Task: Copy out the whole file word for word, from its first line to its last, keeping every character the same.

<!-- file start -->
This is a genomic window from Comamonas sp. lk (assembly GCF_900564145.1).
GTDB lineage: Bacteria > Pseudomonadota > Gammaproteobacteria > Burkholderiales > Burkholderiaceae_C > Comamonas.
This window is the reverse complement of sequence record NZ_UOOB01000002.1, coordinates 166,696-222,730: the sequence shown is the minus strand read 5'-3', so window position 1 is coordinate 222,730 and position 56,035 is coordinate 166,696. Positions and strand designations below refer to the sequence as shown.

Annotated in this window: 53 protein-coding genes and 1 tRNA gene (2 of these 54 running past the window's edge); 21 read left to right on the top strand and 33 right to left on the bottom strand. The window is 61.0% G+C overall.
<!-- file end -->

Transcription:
This is a genomic window from Comamonas sp. lk (assembly GCF_900564145.1).
GTDB lineage: Bacteria > Pseudomonadota > Gammaproteobacteria > Burkholderiales > Burkholderiaceae_C > Comamonas.
This window is the reverse complement of sequence record NZ_UOOB01000002.1, coordinates 166,696-222,730: the sequence shown is the minus strand read 5'-3', so window position 1 is coordinate 222,730 and position 56,035 is coordinate 166,696. Positions and strand designations below refer to the sequence as shown.

Annotated in this window: 53 protein-coding genes and 1 tRNA gene (2 of these 54 running past the window's edge); 21 read left to right on the top strand and 33 right to left on the bottom strand. The window is 61.0% G+C overall.